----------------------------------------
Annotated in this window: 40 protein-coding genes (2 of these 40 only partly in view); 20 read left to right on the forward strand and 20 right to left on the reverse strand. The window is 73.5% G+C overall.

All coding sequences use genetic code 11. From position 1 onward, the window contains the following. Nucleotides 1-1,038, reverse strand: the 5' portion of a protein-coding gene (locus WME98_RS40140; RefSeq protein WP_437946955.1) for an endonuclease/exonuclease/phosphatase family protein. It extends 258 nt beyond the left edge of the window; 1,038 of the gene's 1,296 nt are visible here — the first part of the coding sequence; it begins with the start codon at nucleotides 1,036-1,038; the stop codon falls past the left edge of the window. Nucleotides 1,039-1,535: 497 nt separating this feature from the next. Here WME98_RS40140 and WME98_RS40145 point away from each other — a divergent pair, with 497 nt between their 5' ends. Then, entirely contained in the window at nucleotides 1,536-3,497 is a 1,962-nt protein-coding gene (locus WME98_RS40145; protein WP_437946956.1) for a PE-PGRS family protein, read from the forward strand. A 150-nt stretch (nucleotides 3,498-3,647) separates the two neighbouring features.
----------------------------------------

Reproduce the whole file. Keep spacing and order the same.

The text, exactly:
Annotated in this window: 40 protein-coding genes (2 of these 40 only partly in view); 20 read left to right on the forward strand and 20 right to left on the reverse strand. The window is 73.5% G+C overall.

All coding sequences use genetic code 11. From position 1 onward, the window contains the following. Nucleotides 1-1,038, reverse strand: the 5' portion of a protein-coding gene (locus WME98_RS40140; RefSeq protein WP_437946955.1) for an endonuclease/exonuclease/phosphatase family protein. It extends 258 nt beyond the left edge of the window; 1,038 of the gene's 1,296 nt are visible here — the first part of the coding sequence; it begins with the start codon at nucleotides 1,036-1,038; the stop codon falls past the left edge of the window. Nucleotides 1,039-1,535: 497 nt separating this feature from the next. Here WME98_RS40140 and WME98_RS40145 point away from each other — a divergent pair, with 497 nt between their 5' ends. Then, entirely contained in the window at nucleotides 1,536-3,497 is a 1,962-nt protein-coding gene (locus WME98_RS40145; protein WP_437946956.1) for a PE-PGRS family protein, read from the forward strand. A 150-nt stretch (nucleotides 3,498-3,647) separates the two neighbouring features.